The fussy eater syndrome2 min read . Updated: 28 Jul 2011, 09:12 PM IST
The fussy eater syndrome
The fussy eater syndrome
My son will be 5 in August; he is active, has good weight and height. However, he just eats four-five types of food. He refuses to taste anything new. This means we can only feed him ‘roti’, ‘parantha’, ‘puri’, toast, ‘dosa’, French fries, pancakes, milk and some vegetables and fruits. I mix the ‘dal’ and other vegetables (and sometimes mutton ‘keema’ or chicken, etc.) into the ‘atta’ (along with the spices) and feed him a power-packed ‘roti’. Whenever I have tried to feed the ‘dal’ and ‘subzi’ or rice and ‘dal’ separately, he has refused. We have let him go without meals for several hours (as per the paediatrician’s advice) and even then he has stuck to his guns. We have never tried to force-feed him, hoping he’d come around to eating everything on his own. We hoped he’d look at other children in school and come around. But while the rest of his class relishes ‘sheera’, ‘idli’ or ‘pav bhaji’, he comes home hungry and worse still, irritable and tired. I do give him a tiffin now, but I feel I am reinforcing his eating habits. At parties and other social dos people make me feel I have missed some important step in parenting. I feel defeated and the food wars between us put a huge strain on our otherwise good relationship.
So many little kinks develop in the process of child rearing, and to carry around a burden of guilt and regret can only cripple you as a parent. Moreover, some of us need to get off the “feeding equals good parenting" assumption.
What you describe is not an eating disorder really. I believe some children simply do not open up their minds/tastebuds for a long time, often well into young adulthood. From what you describe, he does get his nutrition and has not taken the junk food route.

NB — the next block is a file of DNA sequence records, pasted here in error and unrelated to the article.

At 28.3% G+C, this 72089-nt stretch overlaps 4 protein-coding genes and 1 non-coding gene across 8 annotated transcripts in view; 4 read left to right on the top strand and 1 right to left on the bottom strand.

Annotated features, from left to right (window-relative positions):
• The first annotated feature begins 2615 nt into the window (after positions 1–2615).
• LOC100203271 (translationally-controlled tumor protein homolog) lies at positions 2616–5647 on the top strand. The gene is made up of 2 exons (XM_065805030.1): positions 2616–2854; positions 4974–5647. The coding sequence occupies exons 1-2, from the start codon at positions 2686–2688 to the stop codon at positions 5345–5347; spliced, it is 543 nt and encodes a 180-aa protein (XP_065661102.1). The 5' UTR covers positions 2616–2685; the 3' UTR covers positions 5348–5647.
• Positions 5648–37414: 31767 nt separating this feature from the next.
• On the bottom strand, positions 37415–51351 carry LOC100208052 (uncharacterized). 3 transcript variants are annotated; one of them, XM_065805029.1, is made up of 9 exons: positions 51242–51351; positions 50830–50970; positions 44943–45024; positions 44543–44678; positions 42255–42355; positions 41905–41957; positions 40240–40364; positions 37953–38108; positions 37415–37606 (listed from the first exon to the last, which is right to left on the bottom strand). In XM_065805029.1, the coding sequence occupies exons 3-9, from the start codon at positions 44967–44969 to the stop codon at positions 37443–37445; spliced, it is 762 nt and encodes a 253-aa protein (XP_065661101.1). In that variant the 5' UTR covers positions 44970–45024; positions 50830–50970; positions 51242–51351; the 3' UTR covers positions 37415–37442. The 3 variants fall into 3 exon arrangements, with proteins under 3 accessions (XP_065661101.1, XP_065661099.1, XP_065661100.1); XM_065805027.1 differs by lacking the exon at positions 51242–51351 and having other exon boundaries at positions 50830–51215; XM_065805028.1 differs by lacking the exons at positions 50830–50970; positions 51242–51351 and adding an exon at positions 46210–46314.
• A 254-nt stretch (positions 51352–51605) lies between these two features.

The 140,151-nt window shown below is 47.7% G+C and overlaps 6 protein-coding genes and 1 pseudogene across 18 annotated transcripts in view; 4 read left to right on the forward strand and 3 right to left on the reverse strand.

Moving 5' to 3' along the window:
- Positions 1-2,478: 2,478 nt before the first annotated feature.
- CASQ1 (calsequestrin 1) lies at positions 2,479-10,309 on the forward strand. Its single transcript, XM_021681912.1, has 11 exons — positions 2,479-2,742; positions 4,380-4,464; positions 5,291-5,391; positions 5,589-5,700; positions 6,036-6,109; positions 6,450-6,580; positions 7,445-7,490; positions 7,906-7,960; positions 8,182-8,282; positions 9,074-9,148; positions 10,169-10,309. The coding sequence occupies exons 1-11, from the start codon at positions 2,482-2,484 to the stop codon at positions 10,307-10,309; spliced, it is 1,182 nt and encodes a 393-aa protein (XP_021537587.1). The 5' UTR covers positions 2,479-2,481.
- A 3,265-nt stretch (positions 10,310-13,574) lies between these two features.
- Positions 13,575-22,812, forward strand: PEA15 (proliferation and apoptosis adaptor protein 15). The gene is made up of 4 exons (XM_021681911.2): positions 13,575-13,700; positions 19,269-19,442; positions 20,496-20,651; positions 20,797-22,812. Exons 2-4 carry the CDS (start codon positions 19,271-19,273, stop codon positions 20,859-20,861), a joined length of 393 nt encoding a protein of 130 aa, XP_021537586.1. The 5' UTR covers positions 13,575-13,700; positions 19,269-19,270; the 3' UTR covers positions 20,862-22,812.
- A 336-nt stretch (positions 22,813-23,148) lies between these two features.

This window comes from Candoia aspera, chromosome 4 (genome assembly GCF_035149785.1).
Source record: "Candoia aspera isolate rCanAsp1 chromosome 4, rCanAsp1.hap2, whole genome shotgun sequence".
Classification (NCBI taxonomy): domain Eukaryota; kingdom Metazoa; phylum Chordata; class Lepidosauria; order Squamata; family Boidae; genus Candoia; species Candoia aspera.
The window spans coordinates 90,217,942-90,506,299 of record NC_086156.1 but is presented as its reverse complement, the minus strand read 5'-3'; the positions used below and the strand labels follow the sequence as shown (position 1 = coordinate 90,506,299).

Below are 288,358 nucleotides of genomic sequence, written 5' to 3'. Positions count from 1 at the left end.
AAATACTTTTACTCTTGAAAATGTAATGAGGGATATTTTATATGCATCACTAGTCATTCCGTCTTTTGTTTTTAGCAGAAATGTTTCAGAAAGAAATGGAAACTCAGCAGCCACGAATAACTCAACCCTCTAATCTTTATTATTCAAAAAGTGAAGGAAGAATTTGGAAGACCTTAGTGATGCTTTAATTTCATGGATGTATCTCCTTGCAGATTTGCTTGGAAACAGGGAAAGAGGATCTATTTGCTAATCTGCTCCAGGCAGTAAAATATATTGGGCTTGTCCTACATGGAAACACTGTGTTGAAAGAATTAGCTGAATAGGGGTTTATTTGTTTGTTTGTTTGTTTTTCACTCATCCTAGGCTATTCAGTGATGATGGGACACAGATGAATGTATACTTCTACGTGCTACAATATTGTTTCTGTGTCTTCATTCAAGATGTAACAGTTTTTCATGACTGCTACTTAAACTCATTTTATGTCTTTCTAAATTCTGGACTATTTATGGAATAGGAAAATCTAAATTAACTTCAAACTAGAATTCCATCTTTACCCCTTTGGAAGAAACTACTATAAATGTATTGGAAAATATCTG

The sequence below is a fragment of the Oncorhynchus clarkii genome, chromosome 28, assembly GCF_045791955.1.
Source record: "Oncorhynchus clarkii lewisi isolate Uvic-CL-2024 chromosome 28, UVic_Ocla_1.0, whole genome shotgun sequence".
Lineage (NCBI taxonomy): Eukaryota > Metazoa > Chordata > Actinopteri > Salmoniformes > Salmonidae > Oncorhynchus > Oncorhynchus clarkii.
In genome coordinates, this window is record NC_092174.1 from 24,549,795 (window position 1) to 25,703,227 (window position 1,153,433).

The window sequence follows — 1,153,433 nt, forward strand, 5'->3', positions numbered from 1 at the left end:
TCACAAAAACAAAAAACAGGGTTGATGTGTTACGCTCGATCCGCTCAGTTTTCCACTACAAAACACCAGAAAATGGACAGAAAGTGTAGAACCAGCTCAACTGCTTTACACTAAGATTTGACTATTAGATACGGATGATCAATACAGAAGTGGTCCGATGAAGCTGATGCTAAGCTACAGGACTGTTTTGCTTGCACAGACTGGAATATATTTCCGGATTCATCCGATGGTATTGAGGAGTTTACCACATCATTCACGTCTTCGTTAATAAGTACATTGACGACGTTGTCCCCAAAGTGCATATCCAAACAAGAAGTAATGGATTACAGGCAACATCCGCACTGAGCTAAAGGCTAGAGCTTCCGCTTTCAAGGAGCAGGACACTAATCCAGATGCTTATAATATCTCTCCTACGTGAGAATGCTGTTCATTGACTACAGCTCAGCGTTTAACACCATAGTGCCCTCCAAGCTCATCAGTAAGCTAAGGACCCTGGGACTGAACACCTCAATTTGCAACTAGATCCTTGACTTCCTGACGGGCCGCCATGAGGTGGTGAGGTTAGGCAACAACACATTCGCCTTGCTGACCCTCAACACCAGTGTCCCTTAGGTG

Sometimes, though parents may be on the right track in terms of what they offer, try to induce and entice etc., children steadfastly remain in this kind of narrow bandwidth of food choices.
You really seem to have tried everything—daam, saam, dand, bhed—enticements, rewards, punishments, stratagems.
Yet it has become, as it usually does, your problem, and not your son’s. Hence the constant and self-defeating negotiations that you are drawn into with him. This can only turn the whole current eating topic into a lifelong issue, with the added negative bonus of spoiling your otherwise fun relationship with him.
The whole topic is going into the psycho-dynamics realm and that’s why you need to just let it go for now. He is perhaps not manipulating you with his food choices, but it will get there if he thinks you are so invested in his eating differently and in tune with other children.
It’s good that he does follow certain ground rules; just stick with those he has already accepted, and don’t discuss the food issue with him or, within his earshot, with anyone. Give this a try for 30-40 days, and tell his teacher too that you are not discussing the issue for now.
If you need to at all, then say a few good things about what he is eating and how he is eating it well. But don’t sound like your life and well-being depend on his eating. You continue eating different foods with appreciation, but don’t make it seem you’re trying to draw him into tasting any of it.
Gouri Dange is the author of ABCs of Parenting.
Write to Gouri at learningcurve @livemint.com